Designing a decoupling network is not a simple task. With lower frequency circuits, using an RF decoupling capacitor was sufficient for decoupling. The self-resonance frequency of many smaller capacitors was still somewhat higher than the knee frequency for many logic families, thus it would be difficult to drive a power bus to resonance during switching. Furthermore, decoupling capacitors would also act as a bypass capacitor to compensate for potential changes as ICs switched.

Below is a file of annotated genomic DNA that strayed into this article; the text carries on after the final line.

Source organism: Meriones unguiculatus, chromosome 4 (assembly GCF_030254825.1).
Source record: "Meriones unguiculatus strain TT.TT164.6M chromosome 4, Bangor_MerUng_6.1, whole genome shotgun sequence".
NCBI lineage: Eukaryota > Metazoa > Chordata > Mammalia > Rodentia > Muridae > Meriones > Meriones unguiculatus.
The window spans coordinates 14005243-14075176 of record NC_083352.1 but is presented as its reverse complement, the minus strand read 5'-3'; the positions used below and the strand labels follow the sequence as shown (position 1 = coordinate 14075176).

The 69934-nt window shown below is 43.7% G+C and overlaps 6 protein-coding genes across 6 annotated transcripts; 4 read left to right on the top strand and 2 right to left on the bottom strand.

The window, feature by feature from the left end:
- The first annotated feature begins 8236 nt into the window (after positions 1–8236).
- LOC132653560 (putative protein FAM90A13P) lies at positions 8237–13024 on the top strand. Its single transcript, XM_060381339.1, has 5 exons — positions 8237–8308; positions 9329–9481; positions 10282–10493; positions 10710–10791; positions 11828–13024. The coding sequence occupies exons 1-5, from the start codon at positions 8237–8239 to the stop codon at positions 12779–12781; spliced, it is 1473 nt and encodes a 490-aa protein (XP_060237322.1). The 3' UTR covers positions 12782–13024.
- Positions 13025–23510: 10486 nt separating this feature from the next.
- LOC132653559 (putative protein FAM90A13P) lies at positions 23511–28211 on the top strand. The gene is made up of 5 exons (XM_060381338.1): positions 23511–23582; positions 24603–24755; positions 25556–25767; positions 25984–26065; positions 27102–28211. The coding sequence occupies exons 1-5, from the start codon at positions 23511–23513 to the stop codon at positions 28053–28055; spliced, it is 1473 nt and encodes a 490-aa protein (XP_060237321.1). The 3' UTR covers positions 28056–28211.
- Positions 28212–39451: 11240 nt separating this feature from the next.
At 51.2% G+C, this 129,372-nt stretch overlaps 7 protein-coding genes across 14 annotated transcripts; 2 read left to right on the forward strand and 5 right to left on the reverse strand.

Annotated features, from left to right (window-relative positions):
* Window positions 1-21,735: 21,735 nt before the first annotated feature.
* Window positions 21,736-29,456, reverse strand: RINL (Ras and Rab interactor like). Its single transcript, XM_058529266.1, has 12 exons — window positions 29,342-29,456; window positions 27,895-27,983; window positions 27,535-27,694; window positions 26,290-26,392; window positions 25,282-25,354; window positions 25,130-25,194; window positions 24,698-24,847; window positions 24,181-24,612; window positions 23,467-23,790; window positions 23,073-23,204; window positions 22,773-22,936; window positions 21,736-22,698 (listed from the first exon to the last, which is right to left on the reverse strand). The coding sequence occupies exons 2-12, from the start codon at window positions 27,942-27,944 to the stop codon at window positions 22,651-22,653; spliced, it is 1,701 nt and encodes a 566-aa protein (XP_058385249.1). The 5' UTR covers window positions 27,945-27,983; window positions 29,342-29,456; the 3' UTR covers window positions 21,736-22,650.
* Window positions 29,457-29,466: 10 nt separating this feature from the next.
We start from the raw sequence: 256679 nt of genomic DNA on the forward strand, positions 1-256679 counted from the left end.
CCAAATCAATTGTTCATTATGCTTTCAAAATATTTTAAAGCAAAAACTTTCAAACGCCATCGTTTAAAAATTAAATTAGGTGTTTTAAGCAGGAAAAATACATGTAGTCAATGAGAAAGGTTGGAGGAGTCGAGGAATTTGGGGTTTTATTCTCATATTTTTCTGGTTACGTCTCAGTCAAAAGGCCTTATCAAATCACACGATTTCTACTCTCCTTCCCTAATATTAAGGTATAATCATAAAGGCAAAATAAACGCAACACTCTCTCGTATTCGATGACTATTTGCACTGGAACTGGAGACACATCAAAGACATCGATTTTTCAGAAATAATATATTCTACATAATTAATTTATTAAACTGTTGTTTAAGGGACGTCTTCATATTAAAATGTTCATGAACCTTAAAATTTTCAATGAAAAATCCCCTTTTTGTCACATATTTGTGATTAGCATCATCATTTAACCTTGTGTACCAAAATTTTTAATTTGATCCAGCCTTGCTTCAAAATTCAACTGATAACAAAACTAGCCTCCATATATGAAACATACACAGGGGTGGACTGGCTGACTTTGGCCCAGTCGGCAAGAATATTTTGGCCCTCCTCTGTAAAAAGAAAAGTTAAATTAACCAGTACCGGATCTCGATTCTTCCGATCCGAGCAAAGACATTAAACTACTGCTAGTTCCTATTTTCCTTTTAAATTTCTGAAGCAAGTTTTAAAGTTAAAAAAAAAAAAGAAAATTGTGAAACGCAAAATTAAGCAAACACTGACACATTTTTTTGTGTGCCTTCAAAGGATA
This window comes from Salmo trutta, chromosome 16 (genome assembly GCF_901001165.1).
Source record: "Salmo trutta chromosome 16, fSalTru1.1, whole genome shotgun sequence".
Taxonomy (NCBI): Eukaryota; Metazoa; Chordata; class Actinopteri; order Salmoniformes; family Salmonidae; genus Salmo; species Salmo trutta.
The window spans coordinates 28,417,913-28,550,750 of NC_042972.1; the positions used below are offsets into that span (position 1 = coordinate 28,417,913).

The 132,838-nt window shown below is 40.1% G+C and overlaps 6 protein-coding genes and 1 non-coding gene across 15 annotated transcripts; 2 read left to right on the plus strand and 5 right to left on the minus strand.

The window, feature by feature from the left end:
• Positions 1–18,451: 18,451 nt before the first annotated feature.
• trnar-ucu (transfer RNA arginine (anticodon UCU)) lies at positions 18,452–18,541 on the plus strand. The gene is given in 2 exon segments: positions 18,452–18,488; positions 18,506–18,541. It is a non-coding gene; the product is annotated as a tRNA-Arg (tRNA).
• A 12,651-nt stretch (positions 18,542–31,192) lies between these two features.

With faster logic families, knee frequencies can now coincide with the self-resonance frequency of the equivalent circuit formed by the bypass/decoupling capacitor, the power supply decoupling bus, any nearby bypass/decoupling capacitors, conductors that connect components, and the components themselves. This creates the potential for ringing in the power bus with high-speed circuits as logic gates switch. Under repeated switching, this would cause a driven resonant oscillation in the power bus with high amplitude. Just as was the case with ground bounce, a single switching output on an IC may not have much of an effect, but many components switching simultaneously can produce significant ringing in the power bus and large changes in the voltage level seen across an IC's power pins.